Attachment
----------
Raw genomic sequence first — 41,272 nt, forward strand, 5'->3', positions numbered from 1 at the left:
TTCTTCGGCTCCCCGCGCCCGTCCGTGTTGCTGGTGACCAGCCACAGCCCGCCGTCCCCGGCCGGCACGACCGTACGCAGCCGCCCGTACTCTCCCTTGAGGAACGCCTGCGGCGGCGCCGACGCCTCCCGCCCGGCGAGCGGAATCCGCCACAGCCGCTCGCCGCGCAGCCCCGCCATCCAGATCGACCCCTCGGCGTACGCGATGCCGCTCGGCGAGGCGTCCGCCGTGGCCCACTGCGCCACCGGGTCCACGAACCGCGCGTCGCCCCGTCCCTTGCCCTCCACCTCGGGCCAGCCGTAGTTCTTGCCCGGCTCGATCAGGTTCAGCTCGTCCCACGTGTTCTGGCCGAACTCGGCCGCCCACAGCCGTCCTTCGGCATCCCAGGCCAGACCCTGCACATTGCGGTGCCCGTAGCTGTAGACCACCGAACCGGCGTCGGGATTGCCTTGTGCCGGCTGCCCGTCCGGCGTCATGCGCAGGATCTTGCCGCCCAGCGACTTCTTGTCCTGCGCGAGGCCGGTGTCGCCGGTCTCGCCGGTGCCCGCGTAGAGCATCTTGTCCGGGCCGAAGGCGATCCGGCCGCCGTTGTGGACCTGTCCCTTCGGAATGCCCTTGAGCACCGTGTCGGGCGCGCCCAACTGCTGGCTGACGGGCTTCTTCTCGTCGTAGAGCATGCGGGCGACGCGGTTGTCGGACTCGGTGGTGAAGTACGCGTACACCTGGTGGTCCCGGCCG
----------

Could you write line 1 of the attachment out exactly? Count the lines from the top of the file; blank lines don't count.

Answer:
Raw genomic sequence first — 41,272 nt, forward strand, 5'->3', positions numbered from 1 at the left: